One of the Teng Commandments: Thou shalt return my Rigger Jigger

Over the last thirty years, Tim Koch has lent out many “Rigger Jiggers” but has received very few of them back.

17 November 2021

By Tim Koch

Tim Koch gets tooled up.

Teng Tools is an international company known for its range of over 3,000 automotive, engineering and mechanical tools. The firm was founded in 1985 by Henri Tengvall from Sweden who spotted a gap in the quality tool market. 

The company took its name and logo from the Japanese demi-god, Tengu. The Teng Tools website says that Tengu “was characterised by strength, courage and innovative thinking, properties that our product range have inherited”. Tengu masks with their characteristic red devilish faces and long noses are used for Noh stage plays and certain Shinto festivals and also as a decoration as they are thought to frighten bad spirits and bring good luck.

In 1988, Henri set up a warehouse in the UK and around this time he and three colleagues arrived at the Sons of the Thames Rowing Club in Hammersmith, West London, wanting to learn to row. Although I was at Sons at this time, I am not sure how much or how little support was given to the four middle-ages novices but, encouraged or not, “The Tengs” (as they became known at Sons) bought themselves a coxless four and I think that they taught themselves to row by trial and error (this was in the days when health and safety was a minority interest). 

Teng Tools sponsored Sons of the Thames RC at Henley Royal Regatta in 1990. As illustrated below, the Tengu mask logo shown here has since been toned down a little.

Henri must have soon discovered that at the time, a rower needed two spanners to rig a boat: a 10mm for the rigger bolts and a 13mm for the top nuts. The only spanner that had this combination in one tool at this time came from a Volkswagen toolkit – an expensive way of buying a convenient device. However, it did not take the owner of a tool making company long to produce a combination 10mm/13mm ring spanner (US: box-end wrench) that he called the “Rigger Jigger”. The rest is rowing history (though a 17mm spanner is still needed for bottom nuts).

According to the Rock the Boat website, the “Teng Tools Rigger Jigger” that it sells is “the official trade-marked brand”. Presumably then, no other 10mm/13mm spanner combination is allowed to call itself a “Rigger Jigger” – though I imagine that the device itself cannot be patented.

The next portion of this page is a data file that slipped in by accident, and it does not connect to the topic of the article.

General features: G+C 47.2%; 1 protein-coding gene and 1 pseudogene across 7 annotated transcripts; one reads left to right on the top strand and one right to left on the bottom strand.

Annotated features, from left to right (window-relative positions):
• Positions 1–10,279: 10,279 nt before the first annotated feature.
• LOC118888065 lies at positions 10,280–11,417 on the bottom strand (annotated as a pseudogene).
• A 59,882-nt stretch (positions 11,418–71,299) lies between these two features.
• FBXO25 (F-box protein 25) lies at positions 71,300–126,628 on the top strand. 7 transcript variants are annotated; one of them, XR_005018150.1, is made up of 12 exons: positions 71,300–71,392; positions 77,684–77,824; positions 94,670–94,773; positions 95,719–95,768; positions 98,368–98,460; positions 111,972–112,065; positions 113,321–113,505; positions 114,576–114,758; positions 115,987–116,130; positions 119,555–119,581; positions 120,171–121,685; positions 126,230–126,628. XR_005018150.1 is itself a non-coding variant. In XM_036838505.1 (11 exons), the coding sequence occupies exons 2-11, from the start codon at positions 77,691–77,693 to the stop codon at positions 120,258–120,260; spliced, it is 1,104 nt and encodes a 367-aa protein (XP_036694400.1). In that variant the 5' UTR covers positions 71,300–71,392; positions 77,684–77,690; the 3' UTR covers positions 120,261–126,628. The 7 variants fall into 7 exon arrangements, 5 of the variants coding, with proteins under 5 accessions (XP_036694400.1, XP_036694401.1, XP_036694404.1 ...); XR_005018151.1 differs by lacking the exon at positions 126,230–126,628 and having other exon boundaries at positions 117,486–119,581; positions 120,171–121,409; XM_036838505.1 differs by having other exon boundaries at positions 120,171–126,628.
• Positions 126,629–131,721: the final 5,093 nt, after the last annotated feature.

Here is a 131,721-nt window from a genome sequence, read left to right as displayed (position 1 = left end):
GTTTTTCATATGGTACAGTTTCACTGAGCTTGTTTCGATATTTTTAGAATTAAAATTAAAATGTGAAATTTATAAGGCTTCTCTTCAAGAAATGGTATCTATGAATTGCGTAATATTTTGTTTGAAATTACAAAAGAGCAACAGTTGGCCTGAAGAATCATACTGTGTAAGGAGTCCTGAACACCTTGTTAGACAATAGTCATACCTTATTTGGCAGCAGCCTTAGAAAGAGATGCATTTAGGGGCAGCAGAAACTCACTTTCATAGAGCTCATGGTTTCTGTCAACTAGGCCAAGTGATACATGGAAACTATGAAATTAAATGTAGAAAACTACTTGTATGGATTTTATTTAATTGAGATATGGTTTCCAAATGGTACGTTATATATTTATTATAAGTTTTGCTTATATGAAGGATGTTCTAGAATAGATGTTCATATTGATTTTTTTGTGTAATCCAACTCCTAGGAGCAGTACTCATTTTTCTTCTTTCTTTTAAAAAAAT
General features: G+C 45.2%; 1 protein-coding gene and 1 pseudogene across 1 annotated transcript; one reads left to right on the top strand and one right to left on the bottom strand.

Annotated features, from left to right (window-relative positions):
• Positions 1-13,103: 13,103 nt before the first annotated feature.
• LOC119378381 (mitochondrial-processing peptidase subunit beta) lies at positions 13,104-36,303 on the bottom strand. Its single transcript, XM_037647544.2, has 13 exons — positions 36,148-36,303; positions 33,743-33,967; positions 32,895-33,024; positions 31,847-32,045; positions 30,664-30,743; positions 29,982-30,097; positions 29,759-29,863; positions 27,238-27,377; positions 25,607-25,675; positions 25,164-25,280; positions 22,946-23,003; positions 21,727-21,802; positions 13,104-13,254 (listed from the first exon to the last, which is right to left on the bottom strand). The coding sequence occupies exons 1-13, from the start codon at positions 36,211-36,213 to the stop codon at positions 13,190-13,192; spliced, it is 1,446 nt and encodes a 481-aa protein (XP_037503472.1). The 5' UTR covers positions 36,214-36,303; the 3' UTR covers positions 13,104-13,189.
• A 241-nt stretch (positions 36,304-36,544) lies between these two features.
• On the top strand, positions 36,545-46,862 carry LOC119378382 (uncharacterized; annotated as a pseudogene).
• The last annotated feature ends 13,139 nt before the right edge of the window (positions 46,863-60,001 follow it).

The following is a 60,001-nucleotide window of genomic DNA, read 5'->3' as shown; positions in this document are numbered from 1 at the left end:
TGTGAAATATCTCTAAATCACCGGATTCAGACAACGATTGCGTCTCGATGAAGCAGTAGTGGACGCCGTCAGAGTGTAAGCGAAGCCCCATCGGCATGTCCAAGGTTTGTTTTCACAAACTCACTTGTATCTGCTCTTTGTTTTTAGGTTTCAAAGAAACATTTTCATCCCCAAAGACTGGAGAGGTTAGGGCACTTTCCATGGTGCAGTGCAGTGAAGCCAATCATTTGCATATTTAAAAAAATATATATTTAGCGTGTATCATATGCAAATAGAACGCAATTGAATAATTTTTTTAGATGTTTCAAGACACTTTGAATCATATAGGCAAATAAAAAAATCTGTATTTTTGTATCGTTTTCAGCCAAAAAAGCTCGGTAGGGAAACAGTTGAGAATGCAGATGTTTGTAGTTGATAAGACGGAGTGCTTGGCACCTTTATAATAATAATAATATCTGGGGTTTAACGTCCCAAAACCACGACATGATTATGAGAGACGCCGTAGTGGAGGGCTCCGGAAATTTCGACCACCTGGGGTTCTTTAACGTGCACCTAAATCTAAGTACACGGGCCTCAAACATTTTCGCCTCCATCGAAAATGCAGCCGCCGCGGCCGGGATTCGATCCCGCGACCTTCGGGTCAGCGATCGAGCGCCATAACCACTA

In the United States, Resolute may be the only boat maker that uses metric and not imperial hardware. The U.S. standard seems to be 7/16 inch (11.13mm) for rigger bolts (the only metric measurement that many Americans seem comfortable with is 9mm).

Henri and Tengu pictured in 2013. Pictures: Teng Tools

Sadly, while researching this article I found that Henri died in 2018. An edited obituary, published in a Swedish trade magazine and translated by Göran Buckhorn, reads: 

Henri Tengvall, the creator of Teng Tools, died on March 9 at the age of 78, mourned and missed by family and an innumerable crowd of friends and acquaintances.

Henri was the born entrepreneur, always enthusiastic, always full of new ideas and always open to listening to both people and the market. 

For our industries, Henri was synonymous with the creation of his life, Teng Tools…  The brand was introduced in England in 1985 and quickly became a leading name in the market. The business concept was to offer quality tools with a lifetime guarantee in a zone between the high price and the hobby range.

(After selling Teng Tools, Henri) settled on Möja (an island in the Stockholm archipelago) and started breeding sheep, then got involved (with) the construction of local marinas…  and much, much more.

For many years Henri lived and worked in Taiwan where he also met his life partner. In Europe, next to Sweden, England was home. 

Many will miss Henri Tengvall’s alert eyes, fast, infectious smile and convincing enthusiasm.

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